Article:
# C programme bitwise: value of -1 >> 1

For GCC 32 bits, -1 >> 1 returns me FFFFFFFF, but I thought after 2's complement, I will get 0111 1111 ... 1111 which should be 7fff ffff. did i miss something?

• "but I thought after 2's complement" - shifting has nothing to do with 2's complement Apr 21 '14 at 8:13
• Duplicate of stackoverflow.com/questions/23180157/…. Apr 21 '14 at 8:14
• possible duplicate of Right bit-shift giving wrong result, can someone explain Apr 21 '14 at 9:29
• you are missing three points: One is answer below, (2) How 2'complement works (3) there is concept of signed and unsigned shifts --- negative numbers in most C implementation preserves sign but hence are === to arithmetic shifts, to perform unsigned shift use `unsigned(-1) >> 1`. Read my answer what is the value of ~0 in C? to get some idea, let me know if you have confusion I will post an answer. Apr 21 '14 at 10:32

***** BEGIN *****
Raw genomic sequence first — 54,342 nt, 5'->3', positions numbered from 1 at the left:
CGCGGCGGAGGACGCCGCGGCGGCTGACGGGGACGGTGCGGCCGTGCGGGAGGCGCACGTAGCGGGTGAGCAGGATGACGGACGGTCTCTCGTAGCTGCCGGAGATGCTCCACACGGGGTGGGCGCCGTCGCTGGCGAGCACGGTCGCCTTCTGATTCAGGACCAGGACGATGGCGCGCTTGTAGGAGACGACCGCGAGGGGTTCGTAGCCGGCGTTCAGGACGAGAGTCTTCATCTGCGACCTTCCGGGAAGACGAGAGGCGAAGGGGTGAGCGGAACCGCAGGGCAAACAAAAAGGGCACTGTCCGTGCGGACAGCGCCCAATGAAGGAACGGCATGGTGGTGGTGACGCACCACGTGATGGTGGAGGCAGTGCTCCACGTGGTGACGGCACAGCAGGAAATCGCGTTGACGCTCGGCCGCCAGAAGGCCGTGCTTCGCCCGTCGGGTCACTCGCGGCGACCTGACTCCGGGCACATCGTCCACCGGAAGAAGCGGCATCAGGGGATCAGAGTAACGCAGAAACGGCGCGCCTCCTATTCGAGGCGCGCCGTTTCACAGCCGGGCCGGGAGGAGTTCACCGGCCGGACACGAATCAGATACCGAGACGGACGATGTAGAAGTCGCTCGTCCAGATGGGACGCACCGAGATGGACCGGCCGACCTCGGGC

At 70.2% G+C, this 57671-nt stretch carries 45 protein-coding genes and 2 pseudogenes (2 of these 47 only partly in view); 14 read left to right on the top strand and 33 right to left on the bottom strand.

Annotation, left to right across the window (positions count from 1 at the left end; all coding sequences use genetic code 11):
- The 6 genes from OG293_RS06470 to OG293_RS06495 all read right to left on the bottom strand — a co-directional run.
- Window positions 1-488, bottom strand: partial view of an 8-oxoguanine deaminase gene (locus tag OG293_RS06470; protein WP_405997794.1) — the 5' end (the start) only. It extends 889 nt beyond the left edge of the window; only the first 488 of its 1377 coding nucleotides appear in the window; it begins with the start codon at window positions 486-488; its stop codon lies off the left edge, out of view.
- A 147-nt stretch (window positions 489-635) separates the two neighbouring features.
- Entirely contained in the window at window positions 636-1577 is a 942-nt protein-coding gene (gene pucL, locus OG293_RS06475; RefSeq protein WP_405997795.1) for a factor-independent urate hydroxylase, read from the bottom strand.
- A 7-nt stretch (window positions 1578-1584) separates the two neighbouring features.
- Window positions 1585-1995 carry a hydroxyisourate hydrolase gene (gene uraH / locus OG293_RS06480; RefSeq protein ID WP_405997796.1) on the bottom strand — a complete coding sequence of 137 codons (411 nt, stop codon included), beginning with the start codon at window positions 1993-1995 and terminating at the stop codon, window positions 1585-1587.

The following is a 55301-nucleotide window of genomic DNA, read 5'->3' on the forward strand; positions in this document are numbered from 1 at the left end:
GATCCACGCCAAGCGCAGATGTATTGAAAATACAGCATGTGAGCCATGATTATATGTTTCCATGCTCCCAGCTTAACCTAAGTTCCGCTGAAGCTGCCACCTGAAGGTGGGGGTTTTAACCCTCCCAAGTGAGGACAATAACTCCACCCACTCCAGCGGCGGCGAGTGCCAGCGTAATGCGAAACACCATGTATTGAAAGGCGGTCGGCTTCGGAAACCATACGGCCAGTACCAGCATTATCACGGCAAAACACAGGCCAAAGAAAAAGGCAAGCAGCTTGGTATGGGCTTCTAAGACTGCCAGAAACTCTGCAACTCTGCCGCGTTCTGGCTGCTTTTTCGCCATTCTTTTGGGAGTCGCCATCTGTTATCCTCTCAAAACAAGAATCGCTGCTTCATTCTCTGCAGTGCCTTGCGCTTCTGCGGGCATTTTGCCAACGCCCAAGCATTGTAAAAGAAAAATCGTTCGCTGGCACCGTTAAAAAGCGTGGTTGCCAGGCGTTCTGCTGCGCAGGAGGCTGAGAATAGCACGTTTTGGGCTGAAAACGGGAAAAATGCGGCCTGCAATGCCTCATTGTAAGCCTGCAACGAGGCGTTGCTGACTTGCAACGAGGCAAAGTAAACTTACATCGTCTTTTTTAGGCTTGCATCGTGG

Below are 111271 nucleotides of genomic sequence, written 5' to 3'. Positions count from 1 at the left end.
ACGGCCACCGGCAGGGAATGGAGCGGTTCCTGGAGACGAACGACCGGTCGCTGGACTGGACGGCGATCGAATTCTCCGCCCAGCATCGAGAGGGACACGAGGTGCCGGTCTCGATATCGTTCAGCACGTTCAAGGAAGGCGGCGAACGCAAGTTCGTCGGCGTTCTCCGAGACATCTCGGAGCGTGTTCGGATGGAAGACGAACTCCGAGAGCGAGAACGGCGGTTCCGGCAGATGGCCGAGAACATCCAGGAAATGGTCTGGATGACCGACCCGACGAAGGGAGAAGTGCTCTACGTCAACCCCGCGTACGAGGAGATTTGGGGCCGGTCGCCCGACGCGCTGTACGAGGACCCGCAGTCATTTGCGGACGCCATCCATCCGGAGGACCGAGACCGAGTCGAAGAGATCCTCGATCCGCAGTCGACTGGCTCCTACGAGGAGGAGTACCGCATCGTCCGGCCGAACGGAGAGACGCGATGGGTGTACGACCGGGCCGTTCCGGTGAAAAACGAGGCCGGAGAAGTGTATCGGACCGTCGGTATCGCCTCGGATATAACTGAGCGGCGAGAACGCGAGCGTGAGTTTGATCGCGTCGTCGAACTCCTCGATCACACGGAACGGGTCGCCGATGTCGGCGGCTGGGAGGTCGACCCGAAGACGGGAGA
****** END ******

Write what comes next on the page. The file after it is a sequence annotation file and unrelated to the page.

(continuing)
• Sorry I mean `((unsigned)-1) >> 1);` see code @ codepad outputs `2147483647` that is `7F FF FF FF` Apr 21 '14 at 10:38

Under most implementations, that operator does an `arithmetic shift` for signed types, so it preserves the `sign` bit (which is the leftmost bit), in this case `1`.

As @Clifford correctly pointed out, the language standard leaves the implementation of `>>` up to the implementor.

See the Wikipedia article for details.

• No - it is implementation defined behavior for negative values. An implementation may replace the vacated bit with 0 or 1. What you have described here is "typical" behavior (and may even be universal), but it is not guaranteed by the language definition. Apr 21 '14 at 8:33
• @Clifford, That is true. I will amend it to be more careful about the wording. Apr 21 '14 at 8:36
• @Clifford, Updated. Please let me know if anything else is incorrect. Apr 21 '14 at 8:38

For `E1 >> E2`, if `E1` is negative, then the behavior is implementation-defined, which means different compilers could use different strategies to implement it.

Apparently GCC choose arithmetic shift, as pointed out by @merlin2011